PfR in Uganda encourages civil society engagement in national adaptation planning
The workshop, ‘Civil society engagement in Uganda’s NAP process: Towards effective, equitable implementation of Uganda’s NDC,’ attracted nearly 60 people, including ministers and senior officials.
The NAP process in Uganda has been started by the Ministry of Water and Environment, and the country has submitted its NDC highlighting adaptation with a projected 22 per cent reduction in greenhouse gas emissions by 2030, compared to business as usual.
Workshop participants discussed the progress of the Ugandan NAP, as well as issues such as climate financing and nationally determined contributions.
“The ministry’s climate change department is open to all civil society partners to engage in the process,” the Minister of Water and Environment, Sam Cheptoris, told the workshop.
He added that PfR was welcome to engage with the department in dicussions on relevant legislation.
The Commissioner for the Climate Change Department, Chebet Maikut, said he welcomed PfR’s experience for the department’s ambition for a “predictive financing” mechanism.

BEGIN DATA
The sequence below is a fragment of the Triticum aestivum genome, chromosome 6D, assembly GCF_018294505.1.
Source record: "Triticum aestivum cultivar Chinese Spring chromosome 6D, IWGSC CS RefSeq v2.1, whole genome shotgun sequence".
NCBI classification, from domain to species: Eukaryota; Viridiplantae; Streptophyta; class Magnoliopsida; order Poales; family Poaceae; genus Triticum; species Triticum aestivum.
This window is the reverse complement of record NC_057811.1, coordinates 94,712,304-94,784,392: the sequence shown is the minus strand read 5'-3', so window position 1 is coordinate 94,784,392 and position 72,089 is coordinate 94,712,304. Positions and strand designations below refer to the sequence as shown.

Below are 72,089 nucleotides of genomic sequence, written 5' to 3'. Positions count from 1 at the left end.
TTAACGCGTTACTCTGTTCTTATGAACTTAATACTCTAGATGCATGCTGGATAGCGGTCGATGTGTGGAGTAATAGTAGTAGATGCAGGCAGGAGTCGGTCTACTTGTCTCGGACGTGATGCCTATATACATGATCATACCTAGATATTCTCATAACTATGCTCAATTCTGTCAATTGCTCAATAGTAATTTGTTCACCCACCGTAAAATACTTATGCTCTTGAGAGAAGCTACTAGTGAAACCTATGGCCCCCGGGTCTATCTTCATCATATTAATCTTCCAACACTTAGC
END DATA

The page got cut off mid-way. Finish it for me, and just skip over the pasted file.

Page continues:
As part of the NAP process, PfR in Uganda is organizing dialogues in sectors such as water, the environment, health, agriculture, tourism, infrastructure and disaster management.
Key PfR messages include a call for communities to be at the forefront of risk assessments and adaptation planning, financial resources for strengthening resilience to be available at the local level, and adaptation planning to be participatory and integrated as opposed to sector-based.
The PfR team in Uganda will continue to engage in planning for adaptation and the nationally determined contribution, side by side with work to strengthen resilience in the project areas.
An earlier IFRC and Climate Centre project supported by the Danish Red Cross helped to increase engagement by civil society with the NAP process.
With a high degree of overlap with the climate-smart risk-reduction agenda, National Societies – and in PfR countries their partners in the alliance – are regarded as well positioned to contribute to dialogue on NAPs and highlight needs on vulnerability, risk and exposure.
Efforts in this area include identifying solutions appropriate to local contexts, and focusing stakeholders on the need for decentralized planning and spending.
The NAP process was established under the Cancun adaptation framework at COP 16 in 2010 and its implementation was significantly advanced the following year at the COP meeting in Durban.
The Uganda Partners for Resilience workshop in Kampala aimed at promoting civil society participation in the country’s national adaptation planning attracted nearly 60 people. (Photo: CAN-U)